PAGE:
When Advertising Is Obscene

Calvin Klein Inc., no stranger to the racy or randy, has shocked America over the past decade with its persistent testing of our moral consciousness. But this time the company's advertising has gone far beyond what many in the public deem acceptable.

It's easy to picture the ad's setting: purple shag carpeting, a wood-paneled rec room à la the 1970s, one stepladder and several seemingly vulnerable young models being questioned by an older man behind the camera. The interviewer says such things as: "That's a nice body....Do you work out?" "Why don't you open that vest up?" "You think you could rip that shirt off of ya?" "Go ahead, show me what you can do." The models squirm and oblige.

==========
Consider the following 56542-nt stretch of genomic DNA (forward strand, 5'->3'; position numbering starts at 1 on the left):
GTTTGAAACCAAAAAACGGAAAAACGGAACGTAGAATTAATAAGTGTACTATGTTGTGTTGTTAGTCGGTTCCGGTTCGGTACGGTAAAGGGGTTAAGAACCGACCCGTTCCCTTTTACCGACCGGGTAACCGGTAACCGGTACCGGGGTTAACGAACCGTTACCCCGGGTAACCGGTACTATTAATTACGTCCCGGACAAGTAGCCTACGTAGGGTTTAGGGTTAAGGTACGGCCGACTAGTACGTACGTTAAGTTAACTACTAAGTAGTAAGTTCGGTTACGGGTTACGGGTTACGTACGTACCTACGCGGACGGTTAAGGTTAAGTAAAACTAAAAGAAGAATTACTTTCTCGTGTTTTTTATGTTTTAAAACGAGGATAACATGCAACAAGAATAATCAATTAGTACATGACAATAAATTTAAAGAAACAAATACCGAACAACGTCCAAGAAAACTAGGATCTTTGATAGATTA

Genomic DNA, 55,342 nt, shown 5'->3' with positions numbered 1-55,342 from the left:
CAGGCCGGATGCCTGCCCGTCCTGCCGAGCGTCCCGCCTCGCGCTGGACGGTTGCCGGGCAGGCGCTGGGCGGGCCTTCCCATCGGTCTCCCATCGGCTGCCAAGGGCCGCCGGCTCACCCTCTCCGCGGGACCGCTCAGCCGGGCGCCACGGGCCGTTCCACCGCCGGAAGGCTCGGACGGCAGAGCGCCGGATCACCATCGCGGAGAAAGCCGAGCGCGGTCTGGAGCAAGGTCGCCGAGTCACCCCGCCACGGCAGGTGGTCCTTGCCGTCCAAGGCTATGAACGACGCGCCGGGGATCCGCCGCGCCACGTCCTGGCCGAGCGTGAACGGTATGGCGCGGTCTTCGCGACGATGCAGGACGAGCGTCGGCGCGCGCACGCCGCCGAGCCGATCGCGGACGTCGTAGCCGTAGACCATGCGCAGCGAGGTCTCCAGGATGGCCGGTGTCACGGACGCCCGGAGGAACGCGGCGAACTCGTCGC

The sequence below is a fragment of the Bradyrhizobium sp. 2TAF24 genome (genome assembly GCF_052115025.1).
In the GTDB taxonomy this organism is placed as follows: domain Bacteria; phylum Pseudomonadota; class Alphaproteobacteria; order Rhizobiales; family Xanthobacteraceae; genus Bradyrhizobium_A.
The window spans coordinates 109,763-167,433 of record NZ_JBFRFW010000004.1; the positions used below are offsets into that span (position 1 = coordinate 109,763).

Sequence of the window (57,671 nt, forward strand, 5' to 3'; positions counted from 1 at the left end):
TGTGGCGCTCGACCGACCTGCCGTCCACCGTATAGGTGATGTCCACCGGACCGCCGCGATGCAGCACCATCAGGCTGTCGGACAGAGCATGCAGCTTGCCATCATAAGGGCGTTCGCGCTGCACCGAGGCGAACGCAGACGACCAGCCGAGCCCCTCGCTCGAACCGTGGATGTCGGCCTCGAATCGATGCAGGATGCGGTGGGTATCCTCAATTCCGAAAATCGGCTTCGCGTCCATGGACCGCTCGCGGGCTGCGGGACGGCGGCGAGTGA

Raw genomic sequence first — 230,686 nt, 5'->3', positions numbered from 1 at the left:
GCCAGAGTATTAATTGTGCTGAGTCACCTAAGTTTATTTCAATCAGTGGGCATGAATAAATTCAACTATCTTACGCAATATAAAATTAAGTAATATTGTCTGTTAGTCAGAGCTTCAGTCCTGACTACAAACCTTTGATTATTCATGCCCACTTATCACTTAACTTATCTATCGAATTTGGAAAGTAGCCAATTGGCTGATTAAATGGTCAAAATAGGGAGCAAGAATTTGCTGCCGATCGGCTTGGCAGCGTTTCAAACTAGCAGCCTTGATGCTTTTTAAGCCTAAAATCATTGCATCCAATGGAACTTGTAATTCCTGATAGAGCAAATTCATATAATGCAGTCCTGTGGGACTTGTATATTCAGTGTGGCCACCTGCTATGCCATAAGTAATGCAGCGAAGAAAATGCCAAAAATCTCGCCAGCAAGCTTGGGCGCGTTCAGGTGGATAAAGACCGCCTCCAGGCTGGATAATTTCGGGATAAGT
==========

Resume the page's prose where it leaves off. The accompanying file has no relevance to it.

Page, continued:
The print ads are stills of the models, both male and female, positioned to expose their crotches and, of course, Calvin Klein underwear. While the ads themselves use extremely jarring images, their presence in YM
magazine and on MTV-both targeting audiences as young as 12-make them doubly disturbing.

A preliminary FBI investigation to determine if the campaign is "kiddie-porn" led Klein to pull the ads and issue an official "apology." Skeptics wonder, though, if Klein's glib apology and public retreat were simply another tactic to raise the fashion designer's popularity with young people, the final installments in the company's campaign to position Klein as "grunge, antidesign, white-trash-chic," in the words of Adweek
's Barbara Lippert. According to sales figures, it's worked, and Klein jeans are "flying out of the stores."

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Sojourners Magazine November-December 1995
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